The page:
50 | 40 | 10 | Devotions Series: April 29, 2020 – Rev. Erik Thone
Devotions for the week of: April 29, 2020
Romans 16:3-5 (NRSV)
Greet Prisca and Aquila, who work with me in Christ Jesus, and who risked their necks for my life, to whom not only I give thanks, but also all the churches of the Gentiles. Greet also the church in their house. Greet my beloved Epaenetus, who was the first convert in Asia for Christ.
It’s easy to reduce individual stories to a single common identity or experience (particularly if you are outside that identity). For example, we could celebrate all the women listed in Romans 16 as evidence that the church has never functioned without female leaders and this would be true, but it would also reduce these individuals to their gender identities. One of my mentors, a black womanist theologian, teaches about intersectionality: we all live with intersectional identities. That is, gender identity, race, sexuality, class, age, etc. all intersect so there is no universal “woman” experience.
The 50-40-10 celebration itself testifies to the different experiences that women of color, queer women, and queer women of color have had from straight white women in the church.
That’s all to say that I wish I knew more about Prisca so we could celebrate her as more than just a “woman in ministry”. Additional references (Acts 18, 1 Cor. 16:19 and 2 Tim. 4:19) allow us to cobble together a few more facts about her life. In all cases, she’s referenced alongside her husband Aquila. My personal favorite is from Acts 18:26: He began to speak boldly in the synagogue; but when Priscilla and Aquila heard him, they took him aside and explained the Way of God to him more accurately.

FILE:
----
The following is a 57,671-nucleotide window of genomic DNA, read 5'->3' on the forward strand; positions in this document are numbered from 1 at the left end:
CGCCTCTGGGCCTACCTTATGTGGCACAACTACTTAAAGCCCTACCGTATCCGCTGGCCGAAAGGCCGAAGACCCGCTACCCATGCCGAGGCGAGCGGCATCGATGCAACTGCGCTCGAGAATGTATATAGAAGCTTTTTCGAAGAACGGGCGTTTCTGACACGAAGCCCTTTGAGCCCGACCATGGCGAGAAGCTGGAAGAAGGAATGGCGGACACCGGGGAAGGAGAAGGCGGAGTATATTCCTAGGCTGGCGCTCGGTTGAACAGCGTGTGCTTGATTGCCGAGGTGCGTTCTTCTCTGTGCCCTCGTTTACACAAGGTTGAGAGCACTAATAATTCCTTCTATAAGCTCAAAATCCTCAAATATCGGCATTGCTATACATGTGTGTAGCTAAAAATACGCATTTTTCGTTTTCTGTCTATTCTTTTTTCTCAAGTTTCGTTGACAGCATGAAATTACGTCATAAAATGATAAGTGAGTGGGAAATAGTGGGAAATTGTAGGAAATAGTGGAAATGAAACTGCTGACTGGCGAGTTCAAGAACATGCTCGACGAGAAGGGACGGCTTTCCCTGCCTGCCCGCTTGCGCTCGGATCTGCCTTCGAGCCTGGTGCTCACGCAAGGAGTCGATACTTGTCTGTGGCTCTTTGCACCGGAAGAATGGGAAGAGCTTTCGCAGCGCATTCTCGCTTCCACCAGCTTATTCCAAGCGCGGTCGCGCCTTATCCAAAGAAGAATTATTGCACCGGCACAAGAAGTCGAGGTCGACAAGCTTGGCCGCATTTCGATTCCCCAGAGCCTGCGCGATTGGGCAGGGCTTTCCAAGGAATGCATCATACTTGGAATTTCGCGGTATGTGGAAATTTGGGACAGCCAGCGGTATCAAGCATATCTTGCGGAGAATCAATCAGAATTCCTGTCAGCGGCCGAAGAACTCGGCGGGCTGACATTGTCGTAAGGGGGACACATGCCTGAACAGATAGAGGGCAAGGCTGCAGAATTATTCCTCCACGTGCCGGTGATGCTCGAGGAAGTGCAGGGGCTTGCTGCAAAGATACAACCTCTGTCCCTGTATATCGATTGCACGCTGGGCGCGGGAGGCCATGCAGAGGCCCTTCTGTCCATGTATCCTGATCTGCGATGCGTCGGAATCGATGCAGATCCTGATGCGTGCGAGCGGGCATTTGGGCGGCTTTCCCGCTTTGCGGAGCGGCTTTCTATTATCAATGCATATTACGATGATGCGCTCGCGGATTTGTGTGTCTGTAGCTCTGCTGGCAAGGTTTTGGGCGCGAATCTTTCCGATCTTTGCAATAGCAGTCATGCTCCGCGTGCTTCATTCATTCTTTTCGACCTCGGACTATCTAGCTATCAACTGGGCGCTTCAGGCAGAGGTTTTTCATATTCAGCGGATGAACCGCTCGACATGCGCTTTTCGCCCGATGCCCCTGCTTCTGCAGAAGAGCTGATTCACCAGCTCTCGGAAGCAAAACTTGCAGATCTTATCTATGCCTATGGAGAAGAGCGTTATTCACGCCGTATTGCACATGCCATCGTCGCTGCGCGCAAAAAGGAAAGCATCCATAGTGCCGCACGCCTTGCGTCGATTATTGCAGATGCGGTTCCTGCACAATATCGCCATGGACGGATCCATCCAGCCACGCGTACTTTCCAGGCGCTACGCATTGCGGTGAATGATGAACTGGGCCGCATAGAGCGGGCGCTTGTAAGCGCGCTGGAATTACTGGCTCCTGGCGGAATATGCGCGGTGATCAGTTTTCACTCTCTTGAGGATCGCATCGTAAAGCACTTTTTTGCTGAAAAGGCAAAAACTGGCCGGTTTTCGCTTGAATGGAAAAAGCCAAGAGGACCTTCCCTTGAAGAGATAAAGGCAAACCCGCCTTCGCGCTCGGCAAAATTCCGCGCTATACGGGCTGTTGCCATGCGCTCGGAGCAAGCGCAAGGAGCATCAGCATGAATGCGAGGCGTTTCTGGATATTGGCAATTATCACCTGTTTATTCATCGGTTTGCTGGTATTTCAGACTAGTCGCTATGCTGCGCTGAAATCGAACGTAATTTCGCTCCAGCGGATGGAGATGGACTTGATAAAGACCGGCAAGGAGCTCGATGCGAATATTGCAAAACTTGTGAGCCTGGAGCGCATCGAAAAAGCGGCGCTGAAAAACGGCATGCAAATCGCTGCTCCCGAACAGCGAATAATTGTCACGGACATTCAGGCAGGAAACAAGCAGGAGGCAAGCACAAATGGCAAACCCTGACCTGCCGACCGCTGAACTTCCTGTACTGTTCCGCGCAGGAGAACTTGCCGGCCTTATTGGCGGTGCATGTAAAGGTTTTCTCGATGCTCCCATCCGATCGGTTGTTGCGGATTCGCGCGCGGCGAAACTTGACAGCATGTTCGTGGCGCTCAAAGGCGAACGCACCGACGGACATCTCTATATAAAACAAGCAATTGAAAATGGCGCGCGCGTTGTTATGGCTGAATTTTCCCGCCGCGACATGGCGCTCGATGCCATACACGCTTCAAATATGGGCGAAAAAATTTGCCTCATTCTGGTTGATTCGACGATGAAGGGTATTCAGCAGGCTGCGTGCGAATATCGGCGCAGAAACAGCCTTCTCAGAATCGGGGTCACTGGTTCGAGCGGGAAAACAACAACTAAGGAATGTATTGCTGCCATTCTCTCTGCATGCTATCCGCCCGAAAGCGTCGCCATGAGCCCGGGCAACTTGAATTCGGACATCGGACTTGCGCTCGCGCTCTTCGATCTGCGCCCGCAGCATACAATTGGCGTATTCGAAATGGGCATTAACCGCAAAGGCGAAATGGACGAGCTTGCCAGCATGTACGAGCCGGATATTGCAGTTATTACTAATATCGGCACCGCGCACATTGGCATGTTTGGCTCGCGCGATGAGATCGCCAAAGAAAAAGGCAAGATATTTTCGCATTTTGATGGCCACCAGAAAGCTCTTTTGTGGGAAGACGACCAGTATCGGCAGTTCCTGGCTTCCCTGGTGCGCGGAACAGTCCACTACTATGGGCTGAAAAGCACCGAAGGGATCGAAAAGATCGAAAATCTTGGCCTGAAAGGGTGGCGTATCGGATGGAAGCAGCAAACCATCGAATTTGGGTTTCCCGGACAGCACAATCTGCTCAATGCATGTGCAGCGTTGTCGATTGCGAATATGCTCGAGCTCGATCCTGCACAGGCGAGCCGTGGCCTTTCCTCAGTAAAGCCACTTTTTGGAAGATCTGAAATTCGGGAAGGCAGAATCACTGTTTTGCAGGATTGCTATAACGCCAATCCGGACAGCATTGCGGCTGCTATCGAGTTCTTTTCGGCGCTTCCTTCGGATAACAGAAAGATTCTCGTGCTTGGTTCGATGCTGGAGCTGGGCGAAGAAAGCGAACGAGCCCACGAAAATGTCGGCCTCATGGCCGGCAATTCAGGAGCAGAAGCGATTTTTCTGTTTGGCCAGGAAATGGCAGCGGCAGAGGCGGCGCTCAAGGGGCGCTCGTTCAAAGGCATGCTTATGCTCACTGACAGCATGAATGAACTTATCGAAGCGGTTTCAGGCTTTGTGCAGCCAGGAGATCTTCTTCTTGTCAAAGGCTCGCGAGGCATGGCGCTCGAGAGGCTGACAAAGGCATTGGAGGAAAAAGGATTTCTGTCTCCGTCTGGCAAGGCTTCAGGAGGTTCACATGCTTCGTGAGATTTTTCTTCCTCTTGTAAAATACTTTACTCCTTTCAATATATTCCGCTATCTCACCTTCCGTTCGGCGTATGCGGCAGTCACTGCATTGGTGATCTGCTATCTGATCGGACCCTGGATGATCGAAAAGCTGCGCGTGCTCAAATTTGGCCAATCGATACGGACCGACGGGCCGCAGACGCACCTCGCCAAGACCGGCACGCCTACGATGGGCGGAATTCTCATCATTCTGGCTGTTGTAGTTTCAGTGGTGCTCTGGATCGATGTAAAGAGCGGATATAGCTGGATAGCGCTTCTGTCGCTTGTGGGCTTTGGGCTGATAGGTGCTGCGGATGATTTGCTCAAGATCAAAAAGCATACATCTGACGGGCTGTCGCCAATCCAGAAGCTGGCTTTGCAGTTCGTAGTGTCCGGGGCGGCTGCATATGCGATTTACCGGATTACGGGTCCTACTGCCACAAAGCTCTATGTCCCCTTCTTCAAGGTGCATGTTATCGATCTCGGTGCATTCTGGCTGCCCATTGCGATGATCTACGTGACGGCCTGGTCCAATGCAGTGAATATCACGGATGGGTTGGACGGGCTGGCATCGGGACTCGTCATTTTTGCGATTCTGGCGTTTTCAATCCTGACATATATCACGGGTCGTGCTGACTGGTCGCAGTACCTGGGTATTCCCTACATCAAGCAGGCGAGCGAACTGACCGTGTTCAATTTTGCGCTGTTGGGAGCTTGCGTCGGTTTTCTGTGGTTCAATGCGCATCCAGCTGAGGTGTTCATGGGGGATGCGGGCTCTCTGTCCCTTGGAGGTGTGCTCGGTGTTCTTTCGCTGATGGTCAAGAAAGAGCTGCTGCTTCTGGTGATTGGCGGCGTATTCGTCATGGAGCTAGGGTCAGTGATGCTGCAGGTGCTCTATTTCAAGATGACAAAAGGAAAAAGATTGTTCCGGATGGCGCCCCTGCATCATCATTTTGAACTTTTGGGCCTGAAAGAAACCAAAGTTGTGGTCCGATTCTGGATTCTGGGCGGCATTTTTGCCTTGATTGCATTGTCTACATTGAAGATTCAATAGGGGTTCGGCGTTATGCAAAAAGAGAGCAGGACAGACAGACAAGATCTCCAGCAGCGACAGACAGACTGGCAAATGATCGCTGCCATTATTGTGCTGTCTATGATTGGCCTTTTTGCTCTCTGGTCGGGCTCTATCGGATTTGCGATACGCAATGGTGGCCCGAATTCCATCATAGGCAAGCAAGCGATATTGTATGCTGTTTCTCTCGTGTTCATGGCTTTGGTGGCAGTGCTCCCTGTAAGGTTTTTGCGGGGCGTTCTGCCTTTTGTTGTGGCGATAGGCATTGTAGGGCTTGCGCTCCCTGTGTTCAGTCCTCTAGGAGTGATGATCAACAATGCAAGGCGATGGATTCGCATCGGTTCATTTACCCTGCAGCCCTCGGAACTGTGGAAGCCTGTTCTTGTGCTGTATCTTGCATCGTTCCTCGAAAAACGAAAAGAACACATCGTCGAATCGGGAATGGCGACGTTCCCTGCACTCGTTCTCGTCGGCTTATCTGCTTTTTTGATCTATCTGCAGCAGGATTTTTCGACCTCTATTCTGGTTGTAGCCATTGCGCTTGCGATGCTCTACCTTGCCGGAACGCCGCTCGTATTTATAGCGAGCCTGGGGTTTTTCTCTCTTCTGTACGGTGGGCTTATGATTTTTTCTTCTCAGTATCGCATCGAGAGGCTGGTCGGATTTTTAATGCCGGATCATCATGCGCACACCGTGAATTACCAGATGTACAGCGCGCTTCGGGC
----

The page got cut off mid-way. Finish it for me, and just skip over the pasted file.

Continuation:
Priscilla and Aquila correct Apollos on a few errant teachings (notably, there’s nothing to suggest it was only Aquila doing the correcting). “Married” seems to be a significant part of Prisca’s intersectional identity: one part of a power couple operating without gender-specific roles. The family worked as tentmakers. They were Jewish, Christian, refugees forced out of Italy. Her correcting of Apollos suggests that she was a teacher/theologian.
This list of identities, however, is not Prisca, but a suggestion of the struggles and values that may have been her experience. To truly celebrate Prisca might mean uncovering her story as it’s lived today: married, working-class, ethnic minority, Christian, refugee, teacher are experiences and individuals we might celebrate and advocate for today. They are living witnesses whose stories may be told in a way Prisca’s never was, not as “women in ministry,” but as disciples, filled with the Spirit, on their own particular journey with Jesus Christ. I give thanks for this particularity and the opportunity it offers to learn, grow, and draw closer to Christ.
Pastor Erik Thone
South Canyon Lutheran Church, Rapid City
Creator God, in the diversity of your servants, we recognize the diversity of Your image in which we were created. We thank you for the varied gifts and experiences of your people. Forgive us for the way we have honored some less than others. Lead us in a celebration of all the unique, and particular ways You have revealed Your self in the differing identities of Your people you have drawn together in Christ Jesus. Amen.
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